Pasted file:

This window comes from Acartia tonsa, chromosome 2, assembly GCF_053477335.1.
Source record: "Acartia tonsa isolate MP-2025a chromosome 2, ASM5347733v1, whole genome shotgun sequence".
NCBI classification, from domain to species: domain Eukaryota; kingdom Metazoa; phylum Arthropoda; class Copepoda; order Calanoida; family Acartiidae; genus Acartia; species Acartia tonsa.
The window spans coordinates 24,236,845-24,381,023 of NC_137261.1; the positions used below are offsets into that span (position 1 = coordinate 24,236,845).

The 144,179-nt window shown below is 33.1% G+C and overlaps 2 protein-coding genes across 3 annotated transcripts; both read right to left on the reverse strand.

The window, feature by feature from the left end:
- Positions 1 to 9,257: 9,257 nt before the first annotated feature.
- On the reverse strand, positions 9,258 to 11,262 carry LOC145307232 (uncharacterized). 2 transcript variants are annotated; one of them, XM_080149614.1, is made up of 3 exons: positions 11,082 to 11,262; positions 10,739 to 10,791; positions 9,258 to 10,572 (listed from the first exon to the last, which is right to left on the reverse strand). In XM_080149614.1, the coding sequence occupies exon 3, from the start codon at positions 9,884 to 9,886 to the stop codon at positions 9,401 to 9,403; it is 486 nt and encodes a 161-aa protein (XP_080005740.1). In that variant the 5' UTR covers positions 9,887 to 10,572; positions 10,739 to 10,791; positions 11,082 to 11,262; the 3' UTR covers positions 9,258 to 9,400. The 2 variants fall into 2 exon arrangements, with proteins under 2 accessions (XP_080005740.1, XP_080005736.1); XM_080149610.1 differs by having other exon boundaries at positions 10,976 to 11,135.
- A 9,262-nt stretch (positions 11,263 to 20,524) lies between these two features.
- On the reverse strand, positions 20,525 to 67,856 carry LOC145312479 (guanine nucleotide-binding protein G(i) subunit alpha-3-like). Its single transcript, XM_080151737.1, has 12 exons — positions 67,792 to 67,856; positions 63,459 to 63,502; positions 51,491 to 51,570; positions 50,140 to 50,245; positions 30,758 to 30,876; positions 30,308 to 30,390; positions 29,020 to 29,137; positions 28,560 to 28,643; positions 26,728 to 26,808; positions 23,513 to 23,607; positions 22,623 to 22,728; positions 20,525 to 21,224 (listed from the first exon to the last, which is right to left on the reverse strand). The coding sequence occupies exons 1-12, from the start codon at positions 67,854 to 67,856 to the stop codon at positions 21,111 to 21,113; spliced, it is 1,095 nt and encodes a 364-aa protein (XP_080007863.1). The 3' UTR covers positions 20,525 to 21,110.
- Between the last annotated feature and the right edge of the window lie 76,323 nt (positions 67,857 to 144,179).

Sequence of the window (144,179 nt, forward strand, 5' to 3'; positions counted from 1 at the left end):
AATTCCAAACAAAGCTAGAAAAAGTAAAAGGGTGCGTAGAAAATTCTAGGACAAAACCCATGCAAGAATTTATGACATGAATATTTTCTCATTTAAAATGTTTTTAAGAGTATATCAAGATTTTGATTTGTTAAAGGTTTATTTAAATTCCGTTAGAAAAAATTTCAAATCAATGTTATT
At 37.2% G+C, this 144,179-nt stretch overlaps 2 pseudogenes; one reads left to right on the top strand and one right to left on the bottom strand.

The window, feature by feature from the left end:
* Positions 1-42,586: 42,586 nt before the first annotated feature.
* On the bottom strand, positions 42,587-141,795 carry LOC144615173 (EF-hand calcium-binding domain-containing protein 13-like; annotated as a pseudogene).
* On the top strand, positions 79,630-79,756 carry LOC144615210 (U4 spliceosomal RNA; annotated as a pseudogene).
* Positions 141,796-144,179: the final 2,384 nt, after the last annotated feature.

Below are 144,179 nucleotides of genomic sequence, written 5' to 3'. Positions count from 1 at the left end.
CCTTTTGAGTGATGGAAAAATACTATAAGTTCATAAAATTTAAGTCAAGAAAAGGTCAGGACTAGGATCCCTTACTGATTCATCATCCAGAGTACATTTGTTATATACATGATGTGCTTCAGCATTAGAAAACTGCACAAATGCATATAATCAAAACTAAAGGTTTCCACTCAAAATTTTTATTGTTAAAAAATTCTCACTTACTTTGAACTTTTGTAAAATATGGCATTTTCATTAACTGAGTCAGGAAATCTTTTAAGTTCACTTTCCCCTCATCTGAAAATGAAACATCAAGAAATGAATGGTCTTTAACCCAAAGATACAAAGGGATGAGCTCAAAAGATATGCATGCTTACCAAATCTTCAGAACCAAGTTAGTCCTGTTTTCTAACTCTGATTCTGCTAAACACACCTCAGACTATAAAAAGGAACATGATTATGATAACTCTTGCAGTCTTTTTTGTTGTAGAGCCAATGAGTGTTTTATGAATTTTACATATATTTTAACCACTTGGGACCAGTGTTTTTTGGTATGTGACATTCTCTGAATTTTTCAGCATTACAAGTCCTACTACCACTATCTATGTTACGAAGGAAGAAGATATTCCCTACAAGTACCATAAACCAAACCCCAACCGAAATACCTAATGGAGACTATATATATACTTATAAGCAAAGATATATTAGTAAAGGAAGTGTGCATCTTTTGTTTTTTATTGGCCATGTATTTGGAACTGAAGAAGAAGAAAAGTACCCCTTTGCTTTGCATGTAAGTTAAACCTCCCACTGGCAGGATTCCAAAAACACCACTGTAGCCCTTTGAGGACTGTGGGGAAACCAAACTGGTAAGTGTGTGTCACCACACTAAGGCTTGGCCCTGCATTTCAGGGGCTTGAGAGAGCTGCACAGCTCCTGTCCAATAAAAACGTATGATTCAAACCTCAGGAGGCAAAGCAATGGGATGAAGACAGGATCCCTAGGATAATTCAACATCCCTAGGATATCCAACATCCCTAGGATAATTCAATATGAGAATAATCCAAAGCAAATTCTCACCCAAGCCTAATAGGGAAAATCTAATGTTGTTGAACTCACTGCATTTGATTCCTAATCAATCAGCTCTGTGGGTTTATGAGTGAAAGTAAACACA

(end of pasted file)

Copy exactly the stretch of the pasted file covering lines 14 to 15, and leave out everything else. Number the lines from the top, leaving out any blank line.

At 37.2% G+C, this 144,179-nt stretch overlaps 2 pseudogenes; one reads left to right on the top strand and one right to left on the bottom strand.

The window, feature by feature from the left end: